The other day, I had a friend of mine text me about her child, who has anxiety and struggles with certain “scarier” aspects of Catholicism. Let’s be honest—at face value, there are a lot of things about our faith that could seem scary at first to a child—relics, martyrs, etc. But, in the proper context, we can understand these things to be part of the gifts of the Church, and to be a cause for courage rather than fear.
I have children who have faced anxiety as well and have worked as a catechist with children with a variety of unique needs and challenges, including mental health diagnoses. Maybe your child has been diagnosed with anxiety, depression, or obsessive-compulsive disorder. How can you teach them about the riches of our faith without omitting anything or watering anything down?
The key is in focusing on relationship.
Catechizing with Love
For years I worked with children with special needs, doing both general catechesis and sacramental preparation with them. One of the foundational tenets of my catechetical beliefs is that it is essential that children (especially those with special needs) have time with Jesus in the Eucharist. Catechetical work is not, primarily, a work that we accomplish. It is the work of God in the heart of each child. It is so important to teach our children all about the richness of Catholic doctrine, but it is meaningless if we don’t lead them to an encounter with Christ. Taking children and bringing them to Jesus in the tabernacle allows him to form a relationship with them without interference. If they are given the time and space to love and be loved by him, children will be much more receptive to learning about the teachings of the faith. It will no longer be empty memorization—it will be part of the process of falling in love with God.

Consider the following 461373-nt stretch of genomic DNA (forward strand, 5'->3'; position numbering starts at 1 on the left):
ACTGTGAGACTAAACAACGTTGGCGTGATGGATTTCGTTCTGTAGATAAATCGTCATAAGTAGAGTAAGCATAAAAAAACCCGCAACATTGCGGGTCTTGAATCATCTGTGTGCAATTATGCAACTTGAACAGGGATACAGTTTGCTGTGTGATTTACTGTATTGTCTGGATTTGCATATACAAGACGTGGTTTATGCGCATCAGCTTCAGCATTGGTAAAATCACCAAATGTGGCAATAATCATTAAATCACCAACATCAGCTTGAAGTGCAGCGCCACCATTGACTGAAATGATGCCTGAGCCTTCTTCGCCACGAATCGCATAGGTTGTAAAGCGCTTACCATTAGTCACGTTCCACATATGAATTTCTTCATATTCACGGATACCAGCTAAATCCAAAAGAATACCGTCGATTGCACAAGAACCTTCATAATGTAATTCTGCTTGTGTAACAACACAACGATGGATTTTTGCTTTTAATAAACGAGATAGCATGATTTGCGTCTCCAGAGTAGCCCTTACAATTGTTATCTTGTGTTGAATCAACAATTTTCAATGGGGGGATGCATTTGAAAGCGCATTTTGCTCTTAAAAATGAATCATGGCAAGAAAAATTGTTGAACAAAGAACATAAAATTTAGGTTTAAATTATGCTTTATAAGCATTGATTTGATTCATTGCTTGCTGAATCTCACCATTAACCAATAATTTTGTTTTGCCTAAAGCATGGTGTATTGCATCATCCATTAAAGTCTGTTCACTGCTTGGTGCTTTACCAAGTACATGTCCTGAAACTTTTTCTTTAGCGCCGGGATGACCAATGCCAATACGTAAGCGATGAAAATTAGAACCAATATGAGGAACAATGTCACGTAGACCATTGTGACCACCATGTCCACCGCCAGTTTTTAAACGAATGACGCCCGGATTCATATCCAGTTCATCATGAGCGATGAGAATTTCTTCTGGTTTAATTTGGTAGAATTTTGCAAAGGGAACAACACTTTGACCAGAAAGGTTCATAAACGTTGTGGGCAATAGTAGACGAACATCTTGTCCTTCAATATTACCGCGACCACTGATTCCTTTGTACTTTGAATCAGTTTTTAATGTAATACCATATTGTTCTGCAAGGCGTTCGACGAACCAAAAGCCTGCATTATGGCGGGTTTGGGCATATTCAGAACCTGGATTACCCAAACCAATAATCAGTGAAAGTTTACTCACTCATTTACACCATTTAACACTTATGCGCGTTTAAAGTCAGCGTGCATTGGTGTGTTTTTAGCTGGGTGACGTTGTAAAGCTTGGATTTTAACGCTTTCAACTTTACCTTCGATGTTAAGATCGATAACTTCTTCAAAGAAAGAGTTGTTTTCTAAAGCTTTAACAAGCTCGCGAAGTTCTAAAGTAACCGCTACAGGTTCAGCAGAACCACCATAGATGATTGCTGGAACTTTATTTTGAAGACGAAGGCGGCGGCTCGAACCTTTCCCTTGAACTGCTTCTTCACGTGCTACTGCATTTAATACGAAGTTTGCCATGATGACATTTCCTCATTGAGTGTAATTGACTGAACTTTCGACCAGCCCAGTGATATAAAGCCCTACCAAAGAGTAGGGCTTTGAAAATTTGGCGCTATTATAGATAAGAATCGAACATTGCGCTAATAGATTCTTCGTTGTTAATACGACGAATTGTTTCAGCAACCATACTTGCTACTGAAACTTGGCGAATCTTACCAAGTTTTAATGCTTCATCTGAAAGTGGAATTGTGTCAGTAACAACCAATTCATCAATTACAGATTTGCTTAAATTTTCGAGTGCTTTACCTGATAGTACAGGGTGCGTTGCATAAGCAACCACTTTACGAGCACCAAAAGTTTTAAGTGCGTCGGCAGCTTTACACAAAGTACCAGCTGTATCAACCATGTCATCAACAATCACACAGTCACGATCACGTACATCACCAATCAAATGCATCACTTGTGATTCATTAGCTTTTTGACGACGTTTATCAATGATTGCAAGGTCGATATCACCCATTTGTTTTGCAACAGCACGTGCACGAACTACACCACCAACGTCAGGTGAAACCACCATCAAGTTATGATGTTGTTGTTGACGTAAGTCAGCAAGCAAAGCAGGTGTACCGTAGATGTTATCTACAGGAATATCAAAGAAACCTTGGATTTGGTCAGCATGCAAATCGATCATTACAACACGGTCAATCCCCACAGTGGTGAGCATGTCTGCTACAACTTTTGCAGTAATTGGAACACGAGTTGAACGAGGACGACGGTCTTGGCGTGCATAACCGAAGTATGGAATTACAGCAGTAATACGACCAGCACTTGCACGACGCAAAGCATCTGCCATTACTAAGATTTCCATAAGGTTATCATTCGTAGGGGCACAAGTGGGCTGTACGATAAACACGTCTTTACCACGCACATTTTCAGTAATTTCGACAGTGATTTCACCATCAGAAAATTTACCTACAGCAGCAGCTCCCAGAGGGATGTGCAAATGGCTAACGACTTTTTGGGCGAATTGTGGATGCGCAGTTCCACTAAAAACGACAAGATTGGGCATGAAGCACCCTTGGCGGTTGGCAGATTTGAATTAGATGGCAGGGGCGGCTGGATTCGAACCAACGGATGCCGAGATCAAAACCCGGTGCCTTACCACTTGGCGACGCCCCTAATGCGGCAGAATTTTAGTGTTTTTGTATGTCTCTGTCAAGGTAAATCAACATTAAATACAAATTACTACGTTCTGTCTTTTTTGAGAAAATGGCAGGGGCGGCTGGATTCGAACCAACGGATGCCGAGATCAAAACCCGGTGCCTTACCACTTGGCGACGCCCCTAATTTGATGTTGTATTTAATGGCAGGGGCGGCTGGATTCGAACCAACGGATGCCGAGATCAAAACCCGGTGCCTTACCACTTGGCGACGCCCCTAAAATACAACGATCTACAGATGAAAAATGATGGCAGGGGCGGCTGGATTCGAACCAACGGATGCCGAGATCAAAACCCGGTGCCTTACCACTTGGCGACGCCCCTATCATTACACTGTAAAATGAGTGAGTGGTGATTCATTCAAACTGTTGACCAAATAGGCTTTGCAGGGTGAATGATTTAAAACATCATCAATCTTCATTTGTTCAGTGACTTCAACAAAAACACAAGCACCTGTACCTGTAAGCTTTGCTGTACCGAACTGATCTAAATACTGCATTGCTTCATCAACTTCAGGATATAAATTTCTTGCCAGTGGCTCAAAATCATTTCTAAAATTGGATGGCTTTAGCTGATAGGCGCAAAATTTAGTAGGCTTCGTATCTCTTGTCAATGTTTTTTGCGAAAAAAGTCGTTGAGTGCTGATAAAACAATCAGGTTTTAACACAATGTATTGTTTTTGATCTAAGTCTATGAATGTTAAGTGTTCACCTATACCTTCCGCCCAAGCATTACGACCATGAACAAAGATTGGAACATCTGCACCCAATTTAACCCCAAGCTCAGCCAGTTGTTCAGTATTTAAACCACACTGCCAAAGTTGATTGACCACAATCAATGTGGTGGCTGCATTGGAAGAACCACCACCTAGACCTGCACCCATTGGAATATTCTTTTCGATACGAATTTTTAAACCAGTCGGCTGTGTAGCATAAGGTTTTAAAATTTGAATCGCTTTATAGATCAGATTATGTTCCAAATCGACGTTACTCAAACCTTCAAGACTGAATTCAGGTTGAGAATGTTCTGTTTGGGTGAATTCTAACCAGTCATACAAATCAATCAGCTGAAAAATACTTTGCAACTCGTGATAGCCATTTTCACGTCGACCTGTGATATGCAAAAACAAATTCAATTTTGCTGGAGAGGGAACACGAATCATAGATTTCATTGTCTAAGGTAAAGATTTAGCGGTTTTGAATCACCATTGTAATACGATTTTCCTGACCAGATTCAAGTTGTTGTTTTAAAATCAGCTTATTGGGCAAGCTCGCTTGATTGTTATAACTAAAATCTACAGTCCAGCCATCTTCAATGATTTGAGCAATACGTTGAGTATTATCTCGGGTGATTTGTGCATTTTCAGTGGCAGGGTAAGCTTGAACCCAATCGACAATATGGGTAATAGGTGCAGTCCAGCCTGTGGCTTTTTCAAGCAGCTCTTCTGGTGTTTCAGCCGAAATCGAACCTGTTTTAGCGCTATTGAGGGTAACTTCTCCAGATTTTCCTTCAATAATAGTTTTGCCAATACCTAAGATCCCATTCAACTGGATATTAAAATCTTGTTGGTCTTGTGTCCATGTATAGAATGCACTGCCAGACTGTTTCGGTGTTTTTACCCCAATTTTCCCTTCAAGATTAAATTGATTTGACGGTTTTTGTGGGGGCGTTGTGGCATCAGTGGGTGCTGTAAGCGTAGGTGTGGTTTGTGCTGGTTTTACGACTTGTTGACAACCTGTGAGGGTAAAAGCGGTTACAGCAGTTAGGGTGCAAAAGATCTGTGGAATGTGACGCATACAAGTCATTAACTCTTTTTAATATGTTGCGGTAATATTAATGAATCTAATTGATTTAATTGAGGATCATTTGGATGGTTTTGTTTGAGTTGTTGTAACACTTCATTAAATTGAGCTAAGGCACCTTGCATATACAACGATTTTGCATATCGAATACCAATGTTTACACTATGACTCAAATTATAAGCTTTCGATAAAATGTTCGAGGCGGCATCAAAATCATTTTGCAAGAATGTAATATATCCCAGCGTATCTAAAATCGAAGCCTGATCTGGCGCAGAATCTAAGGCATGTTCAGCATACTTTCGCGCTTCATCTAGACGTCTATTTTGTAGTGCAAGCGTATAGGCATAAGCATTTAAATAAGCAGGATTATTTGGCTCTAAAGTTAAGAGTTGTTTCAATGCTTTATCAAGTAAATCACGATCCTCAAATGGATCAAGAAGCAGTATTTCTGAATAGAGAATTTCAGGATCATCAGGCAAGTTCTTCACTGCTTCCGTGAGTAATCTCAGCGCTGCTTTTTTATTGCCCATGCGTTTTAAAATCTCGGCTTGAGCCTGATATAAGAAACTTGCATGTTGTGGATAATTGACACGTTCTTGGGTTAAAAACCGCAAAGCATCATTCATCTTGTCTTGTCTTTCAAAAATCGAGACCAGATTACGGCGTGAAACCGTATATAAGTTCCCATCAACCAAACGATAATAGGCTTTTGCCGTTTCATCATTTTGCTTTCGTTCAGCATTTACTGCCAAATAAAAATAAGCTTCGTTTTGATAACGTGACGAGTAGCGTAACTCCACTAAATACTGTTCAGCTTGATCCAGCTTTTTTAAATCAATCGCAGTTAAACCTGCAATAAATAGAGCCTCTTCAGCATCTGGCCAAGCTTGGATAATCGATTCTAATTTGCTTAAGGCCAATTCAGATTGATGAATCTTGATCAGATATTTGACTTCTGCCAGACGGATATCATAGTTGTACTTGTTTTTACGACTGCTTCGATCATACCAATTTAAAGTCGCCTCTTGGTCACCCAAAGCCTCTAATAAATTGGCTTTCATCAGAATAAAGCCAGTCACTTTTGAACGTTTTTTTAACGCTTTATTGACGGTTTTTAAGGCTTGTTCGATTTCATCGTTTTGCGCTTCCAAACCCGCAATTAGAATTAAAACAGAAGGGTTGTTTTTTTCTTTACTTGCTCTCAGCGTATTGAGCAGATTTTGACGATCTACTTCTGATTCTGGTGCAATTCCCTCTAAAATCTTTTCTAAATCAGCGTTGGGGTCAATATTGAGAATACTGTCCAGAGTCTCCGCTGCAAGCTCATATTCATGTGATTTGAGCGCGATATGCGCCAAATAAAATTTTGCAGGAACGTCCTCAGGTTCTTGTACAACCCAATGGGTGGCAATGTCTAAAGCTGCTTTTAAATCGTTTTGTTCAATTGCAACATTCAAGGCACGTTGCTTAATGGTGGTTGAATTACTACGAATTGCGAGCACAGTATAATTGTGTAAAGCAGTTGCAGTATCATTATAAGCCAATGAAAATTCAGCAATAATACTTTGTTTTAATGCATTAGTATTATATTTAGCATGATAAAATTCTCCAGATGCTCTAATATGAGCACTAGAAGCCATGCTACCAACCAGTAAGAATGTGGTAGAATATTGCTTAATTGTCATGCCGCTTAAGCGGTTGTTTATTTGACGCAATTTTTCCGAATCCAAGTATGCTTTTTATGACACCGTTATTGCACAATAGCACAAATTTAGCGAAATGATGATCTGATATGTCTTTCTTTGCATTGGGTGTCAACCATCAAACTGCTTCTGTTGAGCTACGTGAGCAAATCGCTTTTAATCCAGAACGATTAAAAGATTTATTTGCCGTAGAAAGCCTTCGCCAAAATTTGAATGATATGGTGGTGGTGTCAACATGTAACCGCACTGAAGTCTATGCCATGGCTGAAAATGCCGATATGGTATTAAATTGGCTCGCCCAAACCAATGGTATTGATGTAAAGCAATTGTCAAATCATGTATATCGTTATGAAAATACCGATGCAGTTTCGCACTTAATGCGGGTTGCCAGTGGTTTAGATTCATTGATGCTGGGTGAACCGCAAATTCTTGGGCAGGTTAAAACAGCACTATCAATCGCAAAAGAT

From the time my own children have been babies, I have taught them to blow kisses to Jesus in the Eucharist. I have built on that practice over the years, encouraging them to come freely to him in the tabernacle, knowing that they are loved and wanted by him.
Any other catechesis that I do with my children (or that I have done previously with students of mine) has flown naturally from that relationship of love. Sin and the need for repentance—concepts that can lead a child with anxiety or other mental health diagnoses to become scrupulous—are less scary when framed in the context of loving relationship. What makes sin scary is not that God will be offended and punish you. What makes sin awful is that it hurts the one who loves us the most, and who is most deserving of our love. Healthy guilt is not immobilizing (the way the guilt of scrupulosity is) but rather spurs us gently and firmly back to God and the sacraments.
Virtually every aspect of Catholic doctrine can be viewed through the lens of relationship with God and the Church—the Sacraments, vocations, the Mass, etc. Besides the Eucharist, though, the other piece of doctrine most beautifully conveyed through relationship is the Communion of Saints.
Catechizing with the Saints